Golf's big two are back in action with quite a few other useful practitioners this week, on a course designed by Jack Nicklaus, the original of the species. And there will be a sharp awareness from Rory McIlroy and Tiger Woods that the Accenture Match Play in Tucson is no more than a pipe-opener for weightier assignments down the road.
Separated by a generation, these three have been thrown together by destiny, friendship and money. And between them, McIlroy, Woods and Nicklaus will be central to the Major tournament scene, probably for the foreseeable future.
Though it is 27 years since he won the last of his 18 Majors, the legacy of the game's greatest tactician continues to provide Woods with his golfing raison d'etre. Meanwhile, the Bear's relationship as friend and mentor to the present world No 1 evokes an image of McIlroy as a very willing sorcerer's apprentice.
When Woods made his competitive comeback in this event four years ago after serious knee surgery in June 2008, there were expectations of a Tucson clash with McIlroy, then having his professional debut on US soil. A shock second-round exit for Woods against Tim Clark, however, killed this fascinating prospect.
At that time, Shane Lowry was preparing himself for a final challenge in the West of Ireland Championship six weeks later. Now, as holder of the Portugal Masters title, he looks set for a first-round battle with Woods on Wednesday, when McIlroy is expected to face Fredrik Jacobson. Pádraig Harrington and Graeme McDowell are unlikely to be sure of their opponents, however, until the draw is finalised tomorrow.
Looking at the stooped, ageing figure of Nicklaus these days, it must be difficult for the current generation to picture him as a powerful, physical presence in the game. But he was. In an upcoming television interview with David Feherty, he says: "Where I was five foot 11 and three-quarter inches in my prime, I don't think I'm quite five foot eight inches any more."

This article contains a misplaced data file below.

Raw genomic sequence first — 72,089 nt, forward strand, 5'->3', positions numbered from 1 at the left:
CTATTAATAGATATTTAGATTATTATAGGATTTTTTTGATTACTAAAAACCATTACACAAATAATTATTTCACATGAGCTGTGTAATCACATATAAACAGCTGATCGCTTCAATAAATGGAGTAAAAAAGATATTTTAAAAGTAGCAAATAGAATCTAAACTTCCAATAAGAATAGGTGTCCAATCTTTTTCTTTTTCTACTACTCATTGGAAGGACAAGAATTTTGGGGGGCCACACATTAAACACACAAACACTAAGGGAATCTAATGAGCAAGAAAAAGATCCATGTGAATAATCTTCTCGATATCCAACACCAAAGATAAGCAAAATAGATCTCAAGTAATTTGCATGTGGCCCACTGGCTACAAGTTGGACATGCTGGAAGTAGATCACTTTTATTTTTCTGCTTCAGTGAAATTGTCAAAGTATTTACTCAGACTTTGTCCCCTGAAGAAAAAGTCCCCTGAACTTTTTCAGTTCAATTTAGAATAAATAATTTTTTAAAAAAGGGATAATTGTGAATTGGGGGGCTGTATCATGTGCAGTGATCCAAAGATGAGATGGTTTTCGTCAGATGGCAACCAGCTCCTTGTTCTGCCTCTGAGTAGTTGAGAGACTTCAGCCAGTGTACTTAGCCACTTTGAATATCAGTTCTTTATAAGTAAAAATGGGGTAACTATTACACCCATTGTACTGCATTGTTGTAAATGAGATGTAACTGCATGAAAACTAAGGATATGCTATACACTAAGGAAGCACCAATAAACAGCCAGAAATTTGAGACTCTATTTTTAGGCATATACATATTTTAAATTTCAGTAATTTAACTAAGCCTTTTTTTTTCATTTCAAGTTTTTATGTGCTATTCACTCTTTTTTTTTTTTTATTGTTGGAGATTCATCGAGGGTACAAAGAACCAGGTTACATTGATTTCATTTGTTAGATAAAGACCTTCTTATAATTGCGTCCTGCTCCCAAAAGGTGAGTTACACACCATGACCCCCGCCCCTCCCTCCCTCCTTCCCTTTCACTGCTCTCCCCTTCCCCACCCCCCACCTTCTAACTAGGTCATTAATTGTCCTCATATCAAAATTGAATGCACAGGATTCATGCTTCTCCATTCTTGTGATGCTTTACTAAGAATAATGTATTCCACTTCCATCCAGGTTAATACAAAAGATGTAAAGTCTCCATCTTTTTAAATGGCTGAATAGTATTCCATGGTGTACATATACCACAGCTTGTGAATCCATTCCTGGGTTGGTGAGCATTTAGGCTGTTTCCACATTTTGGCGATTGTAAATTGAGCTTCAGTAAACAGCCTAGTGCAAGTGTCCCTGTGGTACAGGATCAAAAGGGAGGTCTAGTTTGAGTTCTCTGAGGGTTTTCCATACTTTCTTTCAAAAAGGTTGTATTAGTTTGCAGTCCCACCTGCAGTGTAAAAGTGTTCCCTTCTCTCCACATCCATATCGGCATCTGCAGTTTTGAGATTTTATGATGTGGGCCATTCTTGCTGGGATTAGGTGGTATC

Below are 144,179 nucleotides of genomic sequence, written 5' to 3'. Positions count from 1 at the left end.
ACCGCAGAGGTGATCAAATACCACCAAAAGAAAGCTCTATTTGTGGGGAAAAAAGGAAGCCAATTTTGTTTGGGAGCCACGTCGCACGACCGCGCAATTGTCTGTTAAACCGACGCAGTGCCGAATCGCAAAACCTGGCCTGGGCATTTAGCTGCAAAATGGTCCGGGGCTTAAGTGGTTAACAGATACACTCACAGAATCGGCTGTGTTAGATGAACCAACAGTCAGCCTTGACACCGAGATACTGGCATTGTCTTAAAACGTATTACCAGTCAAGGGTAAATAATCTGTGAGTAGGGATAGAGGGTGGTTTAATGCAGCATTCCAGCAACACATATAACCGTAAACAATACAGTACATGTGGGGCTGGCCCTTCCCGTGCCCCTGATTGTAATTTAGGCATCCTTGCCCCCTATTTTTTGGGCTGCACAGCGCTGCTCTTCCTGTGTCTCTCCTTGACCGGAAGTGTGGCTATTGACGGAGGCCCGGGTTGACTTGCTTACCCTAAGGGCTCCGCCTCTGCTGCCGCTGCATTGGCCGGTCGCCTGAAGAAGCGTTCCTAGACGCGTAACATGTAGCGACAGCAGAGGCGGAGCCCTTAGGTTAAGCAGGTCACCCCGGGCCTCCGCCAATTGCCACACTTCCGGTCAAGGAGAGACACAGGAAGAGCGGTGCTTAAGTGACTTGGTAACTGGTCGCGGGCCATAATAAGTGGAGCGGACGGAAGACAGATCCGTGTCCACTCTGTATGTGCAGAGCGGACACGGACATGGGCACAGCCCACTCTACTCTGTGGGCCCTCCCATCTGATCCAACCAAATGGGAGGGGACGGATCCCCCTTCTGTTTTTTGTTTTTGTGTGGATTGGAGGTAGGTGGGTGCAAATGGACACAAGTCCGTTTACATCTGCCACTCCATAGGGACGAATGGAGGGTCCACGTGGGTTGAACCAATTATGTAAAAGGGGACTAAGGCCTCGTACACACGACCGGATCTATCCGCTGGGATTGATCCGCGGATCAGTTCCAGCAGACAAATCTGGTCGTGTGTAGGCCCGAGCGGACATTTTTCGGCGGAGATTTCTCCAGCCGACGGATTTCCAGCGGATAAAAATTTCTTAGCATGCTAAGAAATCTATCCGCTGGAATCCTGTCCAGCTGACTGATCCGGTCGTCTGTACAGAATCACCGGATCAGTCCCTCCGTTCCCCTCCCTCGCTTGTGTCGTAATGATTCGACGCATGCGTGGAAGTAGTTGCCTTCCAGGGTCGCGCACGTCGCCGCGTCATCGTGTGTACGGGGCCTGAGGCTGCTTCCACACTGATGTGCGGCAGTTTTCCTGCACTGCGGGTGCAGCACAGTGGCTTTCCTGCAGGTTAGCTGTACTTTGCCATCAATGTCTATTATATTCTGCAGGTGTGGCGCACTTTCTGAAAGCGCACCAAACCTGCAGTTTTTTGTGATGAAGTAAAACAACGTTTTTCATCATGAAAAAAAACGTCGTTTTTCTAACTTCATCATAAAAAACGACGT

The lost four inches can be attributed largely to compressed and degenerative vertebrae. Yet leading American observers take the view that, physically, Nicklaus was better equipped than Woods for the long haul. Phil Rodgers once called his friend a Clydesdale compared to Woods' thoroughbred.
Durability was clearly in evidence in Nicklaus' recovery from a bout of polio at 13. And he subsequently dealt with cortisone injections in nine locations along his spine during his teenage years, followed by a further 24 cortisone injections into his left hip in 1963.
It is equally fascinating to note the Bear's financial reversals, long before the latest recession. In an interview with Golf Digest, he acknowledged losing several million dollars on two golf-course projects in 1985. And, as recently as 1998, there was a very costly attempt at making part of his business public.
"Those setbacks broke me or nearly broke me," he said. "All the money I have today has been built since 1998." But he added: "I'm fine. My golf design business has been a blessing for me. Crises are part of life. Everybody has to face them and it doesn't matter what the crisis is."
Such revelations become especially interesting in the context of McIlroy's contract with Nike, reported to be worth close to €200m over 10 years. And while Woods has had to cope with an expensive divorce, he remains hugely wealthy, even by the standards of sport's highest earners.